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dc.contributor.authorTaylor, Aidan
dc.contributor.authorTreadaway, Cathy
dc.contributor.authorFennell, Jac
dc.contributor.authorDavies, Menai Sian
dc.date.accessioned2020-06-23T08:22:00Z
dc.date.available2020-06-23T08:22:00Z
dc.date.issued2020
dc.identifier.issn1757-1936
dc.identifier.urihttp://hdl.handle.net/10369/11075
dc.descriptionArticle accepted for publication in Journal of Arts and Communitiesen_US
dc.description.abstractNew approaches to manufacturing that engage groups of individuals in collaborative making have the potential not only to generate economic benefit, but also to enhance the wellbeing of those involved. This article describes a small investigation into the wellbeing benefits expressed by a group of women who participated in a textile-based social manufacturing project in their local community. Outcomes include a small run of textile products and delivery of training for participants in small batch textile production. The purpose of the project - to manufacture a small batch of soft textile objects to be used in dementia care, is described. A small study is presented that utilizes data collected during this project. It evidences how social manufacturing can extend creative and social skills of participants, build resilience and enhance wellbeing. The participants in the study include a ‘self-reliant group’ of aspiring entrepreneurs from an economically deprived community and a university team comprising researchers, industry specialists and textile experts. Grounded practical theory and qualitative research methods inform the study. Data gathered using semi-structured videorecorded interviews and simple questionnaires is presented. Findings reveal individual and community benefits to participants from engaging in the project, including self-reported improvements in mental health and increased confidence. The study also reveals ways in which social manufacturing has the potential to build community cohesion and reduce social isolation. This work contributes to research concerning new types of sustainable manufacturing models. It presents an alternative to industrial manufacturing within socially disadvantaged communities and reveals ways in which social manufacturing has the potential to enhance individual and community wellbeing.en_US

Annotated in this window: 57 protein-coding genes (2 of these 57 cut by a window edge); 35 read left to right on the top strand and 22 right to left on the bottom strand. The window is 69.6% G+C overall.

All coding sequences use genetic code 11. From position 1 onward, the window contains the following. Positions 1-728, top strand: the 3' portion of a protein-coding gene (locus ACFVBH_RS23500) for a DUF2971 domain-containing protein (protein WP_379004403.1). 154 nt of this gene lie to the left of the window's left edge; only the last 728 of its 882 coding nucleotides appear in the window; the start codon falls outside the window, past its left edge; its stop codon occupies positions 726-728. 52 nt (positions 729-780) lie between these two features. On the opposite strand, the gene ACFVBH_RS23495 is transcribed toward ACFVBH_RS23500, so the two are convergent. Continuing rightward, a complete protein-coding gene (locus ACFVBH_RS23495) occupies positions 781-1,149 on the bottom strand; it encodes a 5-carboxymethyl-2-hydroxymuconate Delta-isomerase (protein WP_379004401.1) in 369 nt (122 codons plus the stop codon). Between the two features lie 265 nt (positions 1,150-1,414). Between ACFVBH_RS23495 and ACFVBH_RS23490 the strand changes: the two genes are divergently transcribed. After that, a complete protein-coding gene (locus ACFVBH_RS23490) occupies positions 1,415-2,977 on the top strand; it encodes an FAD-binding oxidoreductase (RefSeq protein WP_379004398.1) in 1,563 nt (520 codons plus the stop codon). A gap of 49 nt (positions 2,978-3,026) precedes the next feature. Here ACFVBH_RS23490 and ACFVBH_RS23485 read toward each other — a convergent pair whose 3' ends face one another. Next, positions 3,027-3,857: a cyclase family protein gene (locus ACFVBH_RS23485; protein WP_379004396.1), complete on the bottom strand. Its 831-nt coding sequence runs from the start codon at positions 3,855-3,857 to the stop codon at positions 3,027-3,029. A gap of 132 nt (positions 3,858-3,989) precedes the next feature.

dc.language.isoenen_US
dc.publisherIntellecten_US
dc.relation.ispartofseriesJournal of Arts and Communities;
dc.subjectmakingen_US
dc.subjectcraften_US
dc.subjecttextilesen_US
dc.subjectsocial manufacturingen_US
dc.subjectwellbeingen_US
dc.subjectcommunityen_US
dc.titleMaking HUGs: crafting wellbeing benefits through social manufacturingen_US
dc.typeArticleen_US
dcterms.dateAccepted2020-06-22
rioxxterms.funderCardiff Metropolitan Universityen_US
rioxxterms.identifier.projectCardiff Metropolian (Internal)en_US
rioxxterms.versionAMen_US
rioxxterms.licenseref.urihttp://www.rioxx.net/licenses/under-embargo-all-rights-reserveden_US
rioxxterms.freetoread.startdate2100-01-01
rioxxterms.funder.project37baf166-7129-4cd4-b6a1-507454d1372een_US


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  • Centre for Applied Research in Inclusive Arts and Design (CARIAD) [81]
    CARIAD researchers put people at the heart of design. The mulit-disciplinary team works in a fast-emerging field in which the arts contribute to health, wellbeing, social inclusion and healthcare practice across a range of settings and end-user populations.

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